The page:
Submitted to: Plant Health Progress
Publication Type: Peer Reviewed Journal
Publication Acceptance Date: 9/14/2008
Publication Date: 11/21/2008
Citation: Johnson, D.A., Pimentel, G., Dugan, F.M. 2008. Cladosporium herbarum causes a leaf spot on Caltha leptosepala (marshmarigold) in western North America. Online Plant Health Progress doi:10.1094/PHP-2008-1121-01-RS. Interpretive Summary: The fungus Cladosporium herbarum is a cosmopolitan and extremely common saprophyte, occasionally causing disease in ripe fruits or on plants that are senescent. There are very few reports of host specialization for this fungus. In this instance, isolates of C. herbarum originating from Caltha leptosepala (marsh marigold) were pathogenic on that species under experimental conditions, but Cladosporium herbarum isolates from other plant species were not pathogenic, nor were other, common species of Cladosporium. This particular species of marsh marigold (there are several species in the genus Caltha) is a common indicator plant in alpine and subalpine environments of the Pacific Northwest.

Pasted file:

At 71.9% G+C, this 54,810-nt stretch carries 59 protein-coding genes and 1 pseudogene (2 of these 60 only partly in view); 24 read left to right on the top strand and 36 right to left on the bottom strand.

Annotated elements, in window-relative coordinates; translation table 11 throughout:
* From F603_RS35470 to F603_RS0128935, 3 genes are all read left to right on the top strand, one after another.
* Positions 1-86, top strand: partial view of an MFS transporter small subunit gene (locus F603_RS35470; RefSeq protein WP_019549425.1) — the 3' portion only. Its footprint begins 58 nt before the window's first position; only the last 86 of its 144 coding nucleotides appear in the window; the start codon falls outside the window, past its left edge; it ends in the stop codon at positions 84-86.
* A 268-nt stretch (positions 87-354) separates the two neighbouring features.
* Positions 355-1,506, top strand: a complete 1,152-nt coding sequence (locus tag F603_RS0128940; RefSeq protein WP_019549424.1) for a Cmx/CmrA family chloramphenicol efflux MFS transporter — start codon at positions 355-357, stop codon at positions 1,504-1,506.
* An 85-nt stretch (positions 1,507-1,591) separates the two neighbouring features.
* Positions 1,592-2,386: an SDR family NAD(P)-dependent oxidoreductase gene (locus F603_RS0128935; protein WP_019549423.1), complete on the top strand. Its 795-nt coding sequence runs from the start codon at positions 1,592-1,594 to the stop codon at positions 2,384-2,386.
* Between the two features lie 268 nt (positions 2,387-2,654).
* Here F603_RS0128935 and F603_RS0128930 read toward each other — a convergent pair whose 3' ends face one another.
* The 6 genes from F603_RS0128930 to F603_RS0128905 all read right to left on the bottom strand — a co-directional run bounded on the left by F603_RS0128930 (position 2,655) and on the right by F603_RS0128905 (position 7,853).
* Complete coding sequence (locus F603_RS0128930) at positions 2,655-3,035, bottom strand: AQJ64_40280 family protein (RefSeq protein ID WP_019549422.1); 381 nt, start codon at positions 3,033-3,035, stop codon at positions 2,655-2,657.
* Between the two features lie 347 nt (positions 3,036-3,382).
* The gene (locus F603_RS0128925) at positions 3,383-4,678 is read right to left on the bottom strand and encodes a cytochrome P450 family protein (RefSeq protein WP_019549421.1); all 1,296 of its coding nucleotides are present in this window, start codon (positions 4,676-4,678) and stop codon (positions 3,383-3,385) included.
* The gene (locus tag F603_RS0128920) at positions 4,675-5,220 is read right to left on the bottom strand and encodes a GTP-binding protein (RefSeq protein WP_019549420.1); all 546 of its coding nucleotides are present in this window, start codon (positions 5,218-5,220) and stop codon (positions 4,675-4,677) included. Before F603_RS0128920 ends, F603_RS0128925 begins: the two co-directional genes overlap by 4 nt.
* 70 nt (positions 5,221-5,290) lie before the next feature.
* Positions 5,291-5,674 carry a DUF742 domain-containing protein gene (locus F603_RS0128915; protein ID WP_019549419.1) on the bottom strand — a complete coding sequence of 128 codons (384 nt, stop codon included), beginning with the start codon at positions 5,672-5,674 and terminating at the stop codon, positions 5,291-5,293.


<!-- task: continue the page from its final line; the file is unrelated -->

Technical Abstract: Caltha leptosepala ssp. howellii and Caltha leptosepala ssp. leptosepala (marsh-marigold, Ranunculaceae) inhabit stream banks and wet meadows in subalpine zones in the northern Rocky and Cascade mountain ranges of North America. Cladosporium herbarum (anamorphic Davidiellaceae) is a cosmopolitan saprophytic fungus and epiphyte invading senescing tissues of many plants, inducing disease in ripe fruits, and occupying other diverse environments. Instances of biotypes of C. herbarum potentially specialized to cause disease on a given host are rare. We here report an instance of a biotype causing disease on Caltha leptosepala. We propose the name Cladosporium leaf spot for this disease.